Duluth Desmos Training
Note: I will be adding resources/information to this post later this week from my June 15th training in Minneapolis. At the very bottom of this post are some links for today. I will improve these and add more by Sunday of this week. This post includes resources from training’s I did in April (1 hour – resources for this are in white) and June (3.5 hours-additional resources from this training are in orange.) Links and documents are colored in blue.
If you are a secondary math teacher in 2016 and you are NOT using Desmos – something is seriously wrong with you. Desmos is the first tech tool that I could spend my time – for free – being an Evangelist for. You need to be using Desmos. Your students need to be using Desmos. I can not say this strongly enough. Y.O.U. N.E.E.D T.O. B.E. U.S.I.N.G D.E.S.M.O.S. If you are not using it yet, my guess is that is for one of 2 reasons. #1, you did not know about it. (well now you do, change this) or #2 You think that it will take a long time to learn how to use. Desmos is not a TI-8x calculator. There is no need to go to a 3 day workshop led by a TI expert. Desmos is something you can learn quickly all by itself. For real, for real. Don’t’ belivie me? Give it a try.
What is listed below is part of a 1 hour training I’ve done several times for various groups of teachers. The goal of this one hour training is to take away the fear of using a tech tool and see how incredibly useful and easy Desmos is. My experience training many teachers is that if you get your hands on it, you will start using it. Many people, after attending just one hour of training, have come back to me and said things like “I don’t know why I did not use this earlier” or “I used _________, it was as easy as you said”. Just this week a Math Education Professor at a local university emailed me to tell me his first experience using it with his students saying “It was so much fun…. my students stayed 10 minutes past class…” Desmos sells itself. All you need to do is start. The resources and words below are a quick version of the training I did this last week at our state MCTM conference in Duluth, MN. Get on it. Don’t wait, the time is now. Desmos is where it is at. I am telling you.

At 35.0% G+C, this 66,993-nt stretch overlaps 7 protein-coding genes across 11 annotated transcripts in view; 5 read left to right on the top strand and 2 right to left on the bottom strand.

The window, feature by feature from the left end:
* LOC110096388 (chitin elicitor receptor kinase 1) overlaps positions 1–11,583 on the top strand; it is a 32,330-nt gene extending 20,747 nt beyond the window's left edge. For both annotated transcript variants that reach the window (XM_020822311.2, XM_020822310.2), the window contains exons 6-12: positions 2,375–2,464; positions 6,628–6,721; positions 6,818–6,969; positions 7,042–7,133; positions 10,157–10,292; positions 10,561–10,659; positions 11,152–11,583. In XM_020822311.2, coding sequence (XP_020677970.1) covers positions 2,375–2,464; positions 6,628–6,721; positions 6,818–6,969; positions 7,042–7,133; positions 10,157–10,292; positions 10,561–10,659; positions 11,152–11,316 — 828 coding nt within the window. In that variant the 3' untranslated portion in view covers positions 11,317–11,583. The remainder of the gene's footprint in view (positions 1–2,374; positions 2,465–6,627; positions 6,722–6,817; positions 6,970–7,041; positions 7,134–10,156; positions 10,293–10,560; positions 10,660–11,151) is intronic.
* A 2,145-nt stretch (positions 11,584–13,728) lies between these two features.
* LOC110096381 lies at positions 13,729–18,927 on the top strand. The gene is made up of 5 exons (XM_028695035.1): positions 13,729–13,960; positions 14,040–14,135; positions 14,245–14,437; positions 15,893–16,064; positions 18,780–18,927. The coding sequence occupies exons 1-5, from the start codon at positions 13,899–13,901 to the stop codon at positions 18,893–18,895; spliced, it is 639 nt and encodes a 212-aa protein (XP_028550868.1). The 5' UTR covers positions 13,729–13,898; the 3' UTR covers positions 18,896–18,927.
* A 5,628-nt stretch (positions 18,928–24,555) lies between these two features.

- Why Desmos?
- In the spring of 2015, Desmos hired 3 of my favorite math bloggers; Christopher Danielson (from my home state), Michael Fenton (his blog is pretty amazing) and Dan Meyer (duh!). If a company is hiring the best of the best than the rest of us should pay attention.